Land around Fukushima now radioactive dead zone; resembles target struck by atomic bomb
June 1, 2011
It is nothing short of astonishing that the nuclear catastrophe we’ve all been told was “no big deal” has now escalated into the worst nuclear disaster in the history of human civilization. It’s so bad now that soil samples taken from outside the 12-mile exclusion zone (the zone considered safe enough by the Japanese government for schoolchildren to attend school there) are higher than the 1.48 million becquerels a square meter limit that triggered evacuations outside Chernobyl in 1986.
In other words, the radiation level of the soil 12 miles from Fukushima is now higher than the levels considered too dangerous to live in near Chernobyl. This is all coming out in a new research report authored by Tomio Kawata, a fellow at the Nuclear Waste Management Organization of Japan. That same report also reveals that radiation from Fukushima has spread over 230 square miles.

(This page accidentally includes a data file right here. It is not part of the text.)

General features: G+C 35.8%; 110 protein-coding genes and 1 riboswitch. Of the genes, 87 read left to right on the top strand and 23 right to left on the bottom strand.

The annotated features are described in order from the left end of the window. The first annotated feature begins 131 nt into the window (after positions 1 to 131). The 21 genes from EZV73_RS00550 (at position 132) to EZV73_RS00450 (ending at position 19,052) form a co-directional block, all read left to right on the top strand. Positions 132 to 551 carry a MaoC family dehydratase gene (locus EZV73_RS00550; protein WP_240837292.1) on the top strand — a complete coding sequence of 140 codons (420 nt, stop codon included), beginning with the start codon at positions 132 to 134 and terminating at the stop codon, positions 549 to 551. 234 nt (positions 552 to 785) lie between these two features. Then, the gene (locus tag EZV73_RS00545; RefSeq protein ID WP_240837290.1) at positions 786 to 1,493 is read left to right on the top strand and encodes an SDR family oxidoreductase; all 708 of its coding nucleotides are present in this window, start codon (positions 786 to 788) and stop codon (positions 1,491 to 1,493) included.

What we’re facing here, folks, is a Fukushima dead zone where life will never return to its pre-Fukushima norms.
Radiation levels similar to nuclear bomb test site
Bloomberg is now reporting, “Tetsuya Terasawa said the radiation levels are in line with those found after a nuclear bomb test, which disperses plutonium. He declined to comment further.” (http://www.bloomberg.com/news/2011-…)
One soil sample taking 25 kilometers away from Fukushima showed Cesium-137 exceeding 5 million becquerels per square meter. This level, of course, makes it uninhabitable by humans, yet both the Japanese and U.S. governments continue to downplay the whole event, assuring their sheeple that there’s nothing to worry about. By their logic, since all the people are sheeple anyway, as long as the area is safe enough for sheep, it’s also safe enough for the human population.